Dave Janka captains the Auklet, a 58-foot wooden boat he uses for private charters. Most of his clients are scientists studying the oil spill's impact. Along the way, Janka has collected his own samples.

He opens a jar labeled "February 19, 2014." Janka collected the dark black oily-water mixture from Eleanor Island in Prince William Sound, digging down about 6 inches beneath the rocky shoreline. It smells like your hand after pumping gas at a service station.

"Looks like oil, smells like oil. It's oil," Janka says. "If you or I, in our backyard or at our mom and pop gas station, had a fuel tank leak, we would be held to the point of bankruptcy to clean that up."

Patience Andersen Faulkner says the disaster changed the town. "You didn't trust your neighbor, you didn't trust your brother. It was very, very sad."
Debbie Elliott / NPR
Patience Andersen Faulkner says the disaster changed the town. "You didn't trust your neighbor, you didn't trust your brother. It was very, very sad."

'I'll Never Get Over It'

Exxon, now Exxon Mobil Corp., spent a total of $4.3 billion in cleanup costs, legal damages, settlements and fines.

Exxon Mobil spokesman Richard Keil says the company regrets that the incident took place. "Without doubt, it was a tragic event. But it's something we have learned from, and we live those lessons each and every day."

A class-action lawsuit wasn't resolved until 2008, when the U.S. Supreme Court slashed an initial jury award of $5 billion to $507 million, plus $470 million in interest.

Jim Kallander, a fisherman and former mayor of Cordova, does not blame Exxon for mounting a defense. "We all need oil; accidents are going to happen," he says.

But after 19 years of drawn-out litigation, he continues, the final Supreme Court verdict was the hardest blow.

"Justice was not served," he says. "All my life, I'd been brought up to think that, you know, you get to the Supreme Court and everything is made right. People are made whole. Issues are corrected. And I'm still disappointed. I'll never get over it."

Now, 25 years later, Kallander says the town of Cordova has nearly come full circle, even if the environmental recovery is incomplete.

An orca pod in Prince William Sound is near extinction and the local herring fishery isn't back. But the harbor is bustling again with a fishing fleet getting ready to harvest salmon, halibut and cod.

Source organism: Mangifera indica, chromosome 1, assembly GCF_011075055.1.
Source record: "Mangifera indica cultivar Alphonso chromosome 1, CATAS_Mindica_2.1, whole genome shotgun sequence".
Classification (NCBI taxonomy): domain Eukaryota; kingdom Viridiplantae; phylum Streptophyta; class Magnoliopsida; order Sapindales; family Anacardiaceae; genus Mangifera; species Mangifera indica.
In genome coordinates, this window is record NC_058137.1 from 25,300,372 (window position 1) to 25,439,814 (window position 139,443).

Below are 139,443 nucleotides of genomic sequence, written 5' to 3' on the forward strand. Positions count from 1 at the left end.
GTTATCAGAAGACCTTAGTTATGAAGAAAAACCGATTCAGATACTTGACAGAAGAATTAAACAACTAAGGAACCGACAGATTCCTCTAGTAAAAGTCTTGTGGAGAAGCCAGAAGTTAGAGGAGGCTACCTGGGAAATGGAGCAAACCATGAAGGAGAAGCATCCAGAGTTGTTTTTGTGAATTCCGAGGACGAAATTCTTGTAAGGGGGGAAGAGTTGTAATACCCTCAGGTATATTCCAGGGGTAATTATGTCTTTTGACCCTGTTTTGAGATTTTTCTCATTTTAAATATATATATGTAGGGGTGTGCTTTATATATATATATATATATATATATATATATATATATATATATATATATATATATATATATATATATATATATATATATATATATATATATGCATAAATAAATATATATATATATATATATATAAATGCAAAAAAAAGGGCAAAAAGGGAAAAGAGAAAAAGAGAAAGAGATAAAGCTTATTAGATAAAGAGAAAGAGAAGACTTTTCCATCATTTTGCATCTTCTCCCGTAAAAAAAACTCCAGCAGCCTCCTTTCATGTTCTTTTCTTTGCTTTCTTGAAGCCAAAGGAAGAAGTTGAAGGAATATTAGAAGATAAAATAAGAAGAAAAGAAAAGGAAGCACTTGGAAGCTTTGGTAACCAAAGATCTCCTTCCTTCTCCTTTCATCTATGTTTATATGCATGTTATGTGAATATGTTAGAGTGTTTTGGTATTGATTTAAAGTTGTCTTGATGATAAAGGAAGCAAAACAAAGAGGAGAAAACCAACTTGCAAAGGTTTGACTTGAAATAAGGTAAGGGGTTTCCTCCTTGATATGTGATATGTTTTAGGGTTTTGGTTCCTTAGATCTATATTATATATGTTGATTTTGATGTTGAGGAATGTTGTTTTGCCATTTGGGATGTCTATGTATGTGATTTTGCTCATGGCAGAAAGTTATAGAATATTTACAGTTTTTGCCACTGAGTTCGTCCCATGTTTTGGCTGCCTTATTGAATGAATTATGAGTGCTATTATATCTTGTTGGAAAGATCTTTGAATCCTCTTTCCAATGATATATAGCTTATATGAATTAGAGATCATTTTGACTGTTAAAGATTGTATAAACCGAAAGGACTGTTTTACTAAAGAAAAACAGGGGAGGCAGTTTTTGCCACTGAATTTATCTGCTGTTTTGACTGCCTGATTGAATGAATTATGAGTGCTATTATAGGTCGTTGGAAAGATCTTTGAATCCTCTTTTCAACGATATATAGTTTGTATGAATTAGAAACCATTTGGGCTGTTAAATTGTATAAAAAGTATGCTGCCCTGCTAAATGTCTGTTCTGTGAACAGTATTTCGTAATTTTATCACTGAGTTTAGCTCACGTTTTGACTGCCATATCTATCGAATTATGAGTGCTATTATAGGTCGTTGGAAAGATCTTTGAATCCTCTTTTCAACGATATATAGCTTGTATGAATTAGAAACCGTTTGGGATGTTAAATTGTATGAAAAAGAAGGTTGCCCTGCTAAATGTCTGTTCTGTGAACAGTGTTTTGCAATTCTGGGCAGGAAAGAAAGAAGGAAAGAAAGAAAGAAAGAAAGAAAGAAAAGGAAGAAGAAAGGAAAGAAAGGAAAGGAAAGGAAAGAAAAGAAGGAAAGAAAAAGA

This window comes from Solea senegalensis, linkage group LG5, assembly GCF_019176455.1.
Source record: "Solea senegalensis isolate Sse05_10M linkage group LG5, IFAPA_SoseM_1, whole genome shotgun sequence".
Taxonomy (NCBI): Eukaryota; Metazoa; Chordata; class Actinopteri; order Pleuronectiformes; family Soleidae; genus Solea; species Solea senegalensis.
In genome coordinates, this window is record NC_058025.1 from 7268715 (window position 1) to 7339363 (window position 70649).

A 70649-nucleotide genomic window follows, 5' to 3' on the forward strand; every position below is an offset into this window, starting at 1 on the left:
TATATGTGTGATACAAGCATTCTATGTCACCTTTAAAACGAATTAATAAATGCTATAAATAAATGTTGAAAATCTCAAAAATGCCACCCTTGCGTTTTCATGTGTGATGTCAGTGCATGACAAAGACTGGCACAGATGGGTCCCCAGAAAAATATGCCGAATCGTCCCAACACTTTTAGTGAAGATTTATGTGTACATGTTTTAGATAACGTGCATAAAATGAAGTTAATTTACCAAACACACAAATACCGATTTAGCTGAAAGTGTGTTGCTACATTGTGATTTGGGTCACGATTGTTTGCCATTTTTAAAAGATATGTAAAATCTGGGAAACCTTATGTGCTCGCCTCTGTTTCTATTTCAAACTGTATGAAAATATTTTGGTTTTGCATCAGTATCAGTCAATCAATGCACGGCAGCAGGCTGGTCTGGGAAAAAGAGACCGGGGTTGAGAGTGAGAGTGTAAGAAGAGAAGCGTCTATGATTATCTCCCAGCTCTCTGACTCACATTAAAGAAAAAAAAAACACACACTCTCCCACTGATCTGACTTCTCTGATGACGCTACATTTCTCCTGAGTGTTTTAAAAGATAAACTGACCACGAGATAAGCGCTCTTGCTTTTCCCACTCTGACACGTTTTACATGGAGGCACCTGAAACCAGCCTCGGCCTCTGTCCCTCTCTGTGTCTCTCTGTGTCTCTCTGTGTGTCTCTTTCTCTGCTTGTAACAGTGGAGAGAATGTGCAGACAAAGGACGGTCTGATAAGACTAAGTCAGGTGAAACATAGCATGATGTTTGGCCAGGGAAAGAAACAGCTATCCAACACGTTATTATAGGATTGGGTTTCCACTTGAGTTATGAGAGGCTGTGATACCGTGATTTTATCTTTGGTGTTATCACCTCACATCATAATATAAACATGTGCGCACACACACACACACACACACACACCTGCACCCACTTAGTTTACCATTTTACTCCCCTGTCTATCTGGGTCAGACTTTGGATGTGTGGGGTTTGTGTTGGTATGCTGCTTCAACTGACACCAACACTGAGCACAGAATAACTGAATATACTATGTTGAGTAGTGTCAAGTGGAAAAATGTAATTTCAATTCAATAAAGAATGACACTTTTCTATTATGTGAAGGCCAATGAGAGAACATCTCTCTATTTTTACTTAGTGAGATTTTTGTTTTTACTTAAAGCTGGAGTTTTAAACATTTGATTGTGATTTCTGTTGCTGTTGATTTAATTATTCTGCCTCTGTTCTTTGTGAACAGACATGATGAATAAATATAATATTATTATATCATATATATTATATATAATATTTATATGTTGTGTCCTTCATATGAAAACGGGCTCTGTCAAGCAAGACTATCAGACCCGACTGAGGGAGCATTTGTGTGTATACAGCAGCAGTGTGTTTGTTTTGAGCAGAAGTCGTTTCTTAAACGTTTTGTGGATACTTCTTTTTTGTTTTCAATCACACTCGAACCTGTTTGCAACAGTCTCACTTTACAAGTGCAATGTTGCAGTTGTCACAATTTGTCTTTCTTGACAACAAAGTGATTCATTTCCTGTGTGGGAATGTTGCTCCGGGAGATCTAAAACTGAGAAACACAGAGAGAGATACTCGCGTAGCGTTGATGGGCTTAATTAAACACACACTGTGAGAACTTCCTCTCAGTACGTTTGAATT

Kallander's boat, the Miss Emily, is now part of a stand-by fleet ready to respond to oil spills.

"We have to be fueled up, and watered up, and have groceries on board; be ready to go 24/7," he says.

Back out at Orca Inlet, Michelle O'Leary warns that, even with the new readiness, the lesson from Exxon Valdez is that there's no way to put the oil back once it spills.

"Right now, we've got one of the safest ports in the world, and we've got one of the best oil spill response plans," she says. "But the weather we're having today — nothing could be done, absolutely nothing."

She's talking about the winds that are gusting to 60 miles an hour — winds that just canceled a planned oil spill response drill. Dispersants don't work in these conditions, O'Leary says, and the oil would be nearly impossible to contain.

Here in Alaska, the best-laid plans are still at the mercy of Mother Nature.

Copyright 2021 NPR. To see more, visit https://www.npr.org.

Marisa Peñaloza is a senior producer on NPR's National Desk. Peñaloza's productions are among the signature pieces heard on NPR's award-winning newsmagazines Morning Edition and All Things Considered, as well as weekend shows. Her work has covered a wide array of topics — from breaking news to feature stories, as well as investigative reports.
NPR National Correspondent Debbie Elliott can be heard telling stories from her native South. She covers the latest news and politics, and is attuned to the region's rich culture and history.